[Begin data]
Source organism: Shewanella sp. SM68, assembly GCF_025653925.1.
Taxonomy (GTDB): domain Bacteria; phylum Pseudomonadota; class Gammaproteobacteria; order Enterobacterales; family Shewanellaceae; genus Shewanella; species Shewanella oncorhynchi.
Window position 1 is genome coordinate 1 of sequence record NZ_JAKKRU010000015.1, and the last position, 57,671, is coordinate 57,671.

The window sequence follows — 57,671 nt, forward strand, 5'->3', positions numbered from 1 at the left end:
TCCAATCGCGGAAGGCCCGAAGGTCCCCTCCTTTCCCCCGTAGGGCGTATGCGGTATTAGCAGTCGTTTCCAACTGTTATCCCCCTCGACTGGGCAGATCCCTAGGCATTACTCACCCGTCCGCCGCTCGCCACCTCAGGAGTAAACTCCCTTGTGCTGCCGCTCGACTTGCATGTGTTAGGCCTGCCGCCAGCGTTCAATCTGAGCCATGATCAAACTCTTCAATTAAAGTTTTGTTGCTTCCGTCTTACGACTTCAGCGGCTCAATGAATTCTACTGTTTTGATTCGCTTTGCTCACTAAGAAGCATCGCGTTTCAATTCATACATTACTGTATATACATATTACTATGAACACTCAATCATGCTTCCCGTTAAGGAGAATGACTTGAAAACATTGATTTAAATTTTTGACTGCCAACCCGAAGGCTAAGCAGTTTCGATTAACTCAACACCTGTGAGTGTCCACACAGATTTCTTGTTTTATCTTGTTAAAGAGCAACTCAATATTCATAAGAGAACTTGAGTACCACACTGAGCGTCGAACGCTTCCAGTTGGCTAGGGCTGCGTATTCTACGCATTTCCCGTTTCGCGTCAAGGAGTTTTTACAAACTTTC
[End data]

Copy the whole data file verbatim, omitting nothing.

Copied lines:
Source organism: Shewanella sp. SM68, assembly GCF_025653925.1.
Taxonomy (GTDB): domain Bacteria; phylum Pseudomonadota; class Gammaproteobacteria; order Enterobacterales; family Shewanellaceae; genus Shewanella; species Shewanella oncorhynchi.
Window position 1 is genome coordinate 1 of sequence record NZ_JAKKRU010000015.1, and the last position, 57,671, is coordinate 57,671.

The window sequence follows — 57,671 nt, forward strand, 5'->3', positions numbered from 1 at the left end:
TCCAATCGCGGAAGGCCCGAAGGTCCCCTCCTTTCCCCCGTAGGGCGTATGCGGTATTAGCAGTCGTTTCCAACTGTTATCCCCCTCGACTGGGCAGATCCCTAGGCATTACTCACCCGTCCGCCGCTCGCCACCTCAGGAGTAAACTCCCTTGTGCTGCCGCTCGACTTGCATGTGTTAGGCCTGCCGCCAGCGTTCAATCTGAGCCATGATCAAACTCTTCAATTAAAGTTTTGTTGCTTCCGTCTTACGACTTCAGCGGCTCAATGAATTCTACTGTTTTGATTCGCTTTGCTCACTAAGAAGCATCGCGTTTCAATTCATACATTACTGTATATACATATTACTATGAACACTCAATCATGCTTCCCGTTAAGGAGAATGACTTGAAAACATTGATTTAAATTTTTGACTGCCAACCCGAAGGCTAAGCAGTTTCGATTAACTCAACACCTGTGAGTGTCCACACAGATTTCTTGTTTTATCTTGTTAAAGAGCAACTCAATATTCATAAGAGAACTTGAGTACCACACTGAGCGTCGAACGCTTCCAGTTGGCTAGGGCTGCGTATTCTACGCATTTCCCGTTTCGCGTCAAGGAGTTTTTACAAACTTTC